It’s In Your Pre-Historic DNA
So why did this tough, teen-aged, survival of the fittest champ settle down and make huge sacrifices for his family? Brain research has given us some insight into why and how the wild teenage cave boy transformed into a monogamous family man (i.e. dad).
Keeping his children alive ignited an enormous instinctual commitment that the Cave Dad got from his paternal ancestors, whose own instinctual urges to keep their babies alive and thriving became imprinted in their genes. The lineage of Cave Dads without this instinct died out, leaving only those with it to create another generation. Survival of the fittest refers not only to strength but to compassion and care as well.
This took the form of powerful biological drivers that were passed down through his DNA to his sons, their sons, and eventually to you.
In a 70-year study of the modern Neanderthal (268 male Harvard sophomores recruited in the early 1940s) what turned out to be most important in their lives? Relationships. Family. To be needed, to protect and take care of their own. Loving and being loved. Despite our macho fantasies, these qualities turn out to be the essence of our manhood.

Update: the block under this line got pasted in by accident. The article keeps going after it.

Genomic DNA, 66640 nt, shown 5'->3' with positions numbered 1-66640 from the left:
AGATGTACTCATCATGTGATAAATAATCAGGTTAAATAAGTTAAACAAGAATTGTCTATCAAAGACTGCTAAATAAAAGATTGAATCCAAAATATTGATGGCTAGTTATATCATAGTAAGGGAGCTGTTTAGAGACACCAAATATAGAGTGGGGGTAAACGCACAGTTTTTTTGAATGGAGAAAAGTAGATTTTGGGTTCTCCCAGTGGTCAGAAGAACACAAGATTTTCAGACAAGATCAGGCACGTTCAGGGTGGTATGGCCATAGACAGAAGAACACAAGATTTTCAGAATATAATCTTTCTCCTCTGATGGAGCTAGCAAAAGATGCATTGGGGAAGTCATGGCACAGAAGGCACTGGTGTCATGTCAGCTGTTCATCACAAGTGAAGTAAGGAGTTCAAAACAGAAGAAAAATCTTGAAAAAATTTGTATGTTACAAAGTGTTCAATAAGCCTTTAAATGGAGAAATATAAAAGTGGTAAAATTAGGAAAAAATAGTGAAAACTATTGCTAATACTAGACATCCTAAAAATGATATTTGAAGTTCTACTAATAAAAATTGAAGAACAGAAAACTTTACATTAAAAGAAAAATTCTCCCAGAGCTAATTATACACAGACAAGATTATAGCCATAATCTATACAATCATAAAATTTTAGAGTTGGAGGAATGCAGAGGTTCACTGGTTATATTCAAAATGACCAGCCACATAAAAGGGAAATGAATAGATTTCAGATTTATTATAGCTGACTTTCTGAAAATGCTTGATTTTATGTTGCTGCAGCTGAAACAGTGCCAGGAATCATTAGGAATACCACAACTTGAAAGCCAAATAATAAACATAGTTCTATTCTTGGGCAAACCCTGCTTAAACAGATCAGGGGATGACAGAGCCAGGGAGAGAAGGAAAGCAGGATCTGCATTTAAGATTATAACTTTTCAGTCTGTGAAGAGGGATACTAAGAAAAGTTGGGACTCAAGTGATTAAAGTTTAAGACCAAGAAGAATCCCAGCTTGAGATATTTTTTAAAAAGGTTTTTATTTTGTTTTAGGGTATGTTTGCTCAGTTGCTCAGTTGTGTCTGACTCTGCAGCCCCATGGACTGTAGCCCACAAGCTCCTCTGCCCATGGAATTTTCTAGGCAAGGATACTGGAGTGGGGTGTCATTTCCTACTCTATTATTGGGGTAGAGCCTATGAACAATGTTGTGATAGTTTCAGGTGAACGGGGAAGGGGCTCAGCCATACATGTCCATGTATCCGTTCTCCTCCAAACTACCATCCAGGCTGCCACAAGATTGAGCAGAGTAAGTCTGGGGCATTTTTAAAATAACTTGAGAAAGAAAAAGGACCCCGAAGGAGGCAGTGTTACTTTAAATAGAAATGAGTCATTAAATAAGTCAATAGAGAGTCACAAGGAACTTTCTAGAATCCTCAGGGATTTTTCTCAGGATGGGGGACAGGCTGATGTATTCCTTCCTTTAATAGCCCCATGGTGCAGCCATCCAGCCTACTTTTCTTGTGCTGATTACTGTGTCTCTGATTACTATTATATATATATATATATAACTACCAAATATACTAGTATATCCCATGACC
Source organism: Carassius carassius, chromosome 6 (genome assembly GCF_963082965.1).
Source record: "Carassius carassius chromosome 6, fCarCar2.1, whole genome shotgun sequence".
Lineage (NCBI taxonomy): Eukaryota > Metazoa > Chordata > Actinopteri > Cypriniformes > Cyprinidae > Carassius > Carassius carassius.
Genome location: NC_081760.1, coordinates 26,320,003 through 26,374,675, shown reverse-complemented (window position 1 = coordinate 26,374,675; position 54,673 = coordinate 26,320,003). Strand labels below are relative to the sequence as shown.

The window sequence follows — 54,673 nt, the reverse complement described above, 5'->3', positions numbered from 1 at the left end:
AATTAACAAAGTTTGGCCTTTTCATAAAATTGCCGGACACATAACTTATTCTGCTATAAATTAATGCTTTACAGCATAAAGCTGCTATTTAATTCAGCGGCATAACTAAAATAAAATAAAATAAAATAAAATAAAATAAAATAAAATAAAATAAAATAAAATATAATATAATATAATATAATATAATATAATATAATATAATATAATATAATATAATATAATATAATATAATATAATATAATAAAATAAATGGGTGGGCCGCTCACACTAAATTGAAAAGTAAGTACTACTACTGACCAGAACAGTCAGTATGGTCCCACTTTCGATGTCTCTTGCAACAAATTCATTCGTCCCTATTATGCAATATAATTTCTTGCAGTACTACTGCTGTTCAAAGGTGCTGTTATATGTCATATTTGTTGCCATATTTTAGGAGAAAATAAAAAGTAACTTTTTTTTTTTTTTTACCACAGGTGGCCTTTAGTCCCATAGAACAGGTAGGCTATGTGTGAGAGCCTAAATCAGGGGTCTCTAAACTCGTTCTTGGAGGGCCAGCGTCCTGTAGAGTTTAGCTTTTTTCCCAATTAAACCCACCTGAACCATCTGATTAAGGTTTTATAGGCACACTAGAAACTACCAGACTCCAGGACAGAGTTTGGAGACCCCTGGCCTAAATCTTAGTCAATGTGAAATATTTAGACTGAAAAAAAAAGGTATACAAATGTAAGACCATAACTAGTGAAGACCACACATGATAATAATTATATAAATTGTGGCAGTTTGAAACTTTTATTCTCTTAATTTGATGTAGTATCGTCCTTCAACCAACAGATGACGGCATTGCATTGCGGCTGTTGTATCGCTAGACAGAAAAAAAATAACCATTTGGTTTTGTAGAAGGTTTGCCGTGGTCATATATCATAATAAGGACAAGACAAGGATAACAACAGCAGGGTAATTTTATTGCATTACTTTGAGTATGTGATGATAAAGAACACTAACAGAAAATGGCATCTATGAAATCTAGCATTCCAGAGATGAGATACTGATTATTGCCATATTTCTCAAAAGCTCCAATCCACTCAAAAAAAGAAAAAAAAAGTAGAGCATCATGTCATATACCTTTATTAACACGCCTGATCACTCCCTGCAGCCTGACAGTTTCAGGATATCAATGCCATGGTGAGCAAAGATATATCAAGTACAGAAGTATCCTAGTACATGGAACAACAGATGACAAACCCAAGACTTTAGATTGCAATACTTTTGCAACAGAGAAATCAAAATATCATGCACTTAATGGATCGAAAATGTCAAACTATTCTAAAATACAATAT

It’s been a relatively short time in human development between the Cave Dad and now, so modern dads still get the Cave Dad biological turbo boost. Your genetic daddy programming starts up as soon as you learn you are going to be a father and dramatically ramps up at your child’s birth. This programming will help drive you to protect, love, care, and provide for your family, no matter what. Much like the caveman, you will transform into someone special: a turbocharged, 21st Century Cave Dad.
By the mid-1900’s, fathers increasingly identified with their work, and this competed with their families for time, attention, and loyalty. Increasing affluence meant nicer homes with dishwashers and vacuums that made life easier for moms, who did not have nearly the same opportunities in the workforce. Moms largely took over on the home front, to the point that it was a matter of pride for mothers to roll their eyes and remark that fathers had no clue of how to take care of a baby.
Fathers embraced this opportunity to avoid dirty diapers and crying babies, and as their hands-on care diminished, their innate dad instincts went into hibernation. They didn’t know what they were giving up, and were even banned from the delivery room. When they were around, fathers were relegated to the role of breadwinners and disciplinarians (“Wait until your father gets home!”). For many, these thankless tasks were a recipe for distant relationships and, ultimately, disengagement from their children.
In the decline of dads, failure became an option for way too many. When their own fathers failed, they didn’t know what to do when they became one, many others were pushed out by family breakups, and some simply didn’t man up to the job. As a result, far too many children did not have a father who loved and cared for them, and far too many men went without the love and respect of their children.
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